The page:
When purchasing a phone, I suggest getting Google Pixel 5. The catch is to download a private OS (operating system) called Graphene OS to help with privacy and grant strong security from Google, but to actually use this, the phone will need to have OEM unlocking, which is basically a part needed to actually work Graphene OS properly.  Most of the time, ISP will have it that OEM won’t work, so try finding one online with OEM unlocking. However, for Android users, I suggest CalyxOS and Lineage Os, which helps with all the spyware that would be on an average Android.

6. Don’t use a VPN, use TOR browser. A VPN does not make you completely anonymous online. A VPN basically would help to change the location of network traffic and the location of your computer, or IP for short. Well, don’t believe everything you see. Although there are some VPN providers that do work, that doesn’t mean you are Mr. Robot

Use Orbot and TOR. These are browsers that actually can anonymize your network traffic history and searches while hiding your location and preventing trackers. It is very easy to install both on Android and Google Pixel, but Apple makes it harder to install these, so there is a compromise. There is another one called OnionBrowser, which can be downloaded from the Apple App Store for IOS. 

VPNs also only connect from your device to their servers. TOR uses randomization of its relays so no person sees or controls the internet traffic while a VPN is just the one company and one server you connect to. VPNs are still useful for accessing things your country restricts but are not solutions to staying private and anonymous.

7. Disable JavaScript. This function on browsers lets corporations collect data from searches and websites you use. JavaScript is a function used to collect data from your websites. Disabling JavaScript helps to stop any sort of Facebook code within a website that collects data on what you do.

8. Use more private WiFi connections like proxying your DNS (domain name system), a system used to identify computers and connect to the internet using a middleman. When signing on to the internet, it is best to hide your connections to the internet through the first party and use something like a middle man to hide your network traffic being sent from the internet. Use something like TOR, which sets your traffic through multiple locations across the world. Orbot moves all traffic the same as TOR with its VPN mode. The only problem is that the internet is pretty slow and CAPTCHA makes it hard to watch videos through it.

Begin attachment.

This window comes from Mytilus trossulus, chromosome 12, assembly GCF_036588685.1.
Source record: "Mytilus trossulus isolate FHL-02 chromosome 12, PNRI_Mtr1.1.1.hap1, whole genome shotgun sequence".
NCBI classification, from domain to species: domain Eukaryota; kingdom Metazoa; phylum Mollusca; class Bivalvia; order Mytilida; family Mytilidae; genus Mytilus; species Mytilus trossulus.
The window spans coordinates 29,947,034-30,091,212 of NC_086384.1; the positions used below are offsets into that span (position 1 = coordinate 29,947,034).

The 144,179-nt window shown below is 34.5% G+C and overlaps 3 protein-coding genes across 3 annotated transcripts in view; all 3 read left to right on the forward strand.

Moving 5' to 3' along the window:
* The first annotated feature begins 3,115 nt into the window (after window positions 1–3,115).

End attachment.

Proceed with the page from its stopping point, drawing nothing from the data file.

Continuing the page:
9. Use more open source password managers, and use very strong passwords that include letters, numbers and symbols. When trying to be more private, it is best to use separate accounts. Use one for personal, another for work, etcetera. Keeping track of each one is a hassle, so download an open source password messenger that stores and generates passwords for accounts. For beginners, I suggest BitWarden. Start with a free account for multiple logins to be protected and even a password to log in to the BitWarden account. You can also use a SIM card key for a second factor authentication on your phone to access it rather than an average PIN.

10. Do not open sketchy items or emails you know contain a scam. In addition, delete data on images when posting them. Whenever you come across weird notifications for emails and you have no clue who it is from, simply DON’T touch the link since it is an easy way for you to get scammed or hacked. Just delete anything sent to you and block that person.

By using all of the tips today, rest assured, you will have a private and secure life without having to think about who is watching what you do or secretly collecting data on you. For reference, here are a few people I have been watching to help guide me in preserving my privacy and anonymity: Mental Outlaw, Techlore and The Hated One

I hope with this, we can take a step forward in privacy and anonymity and finally break ties to Big Tech companies.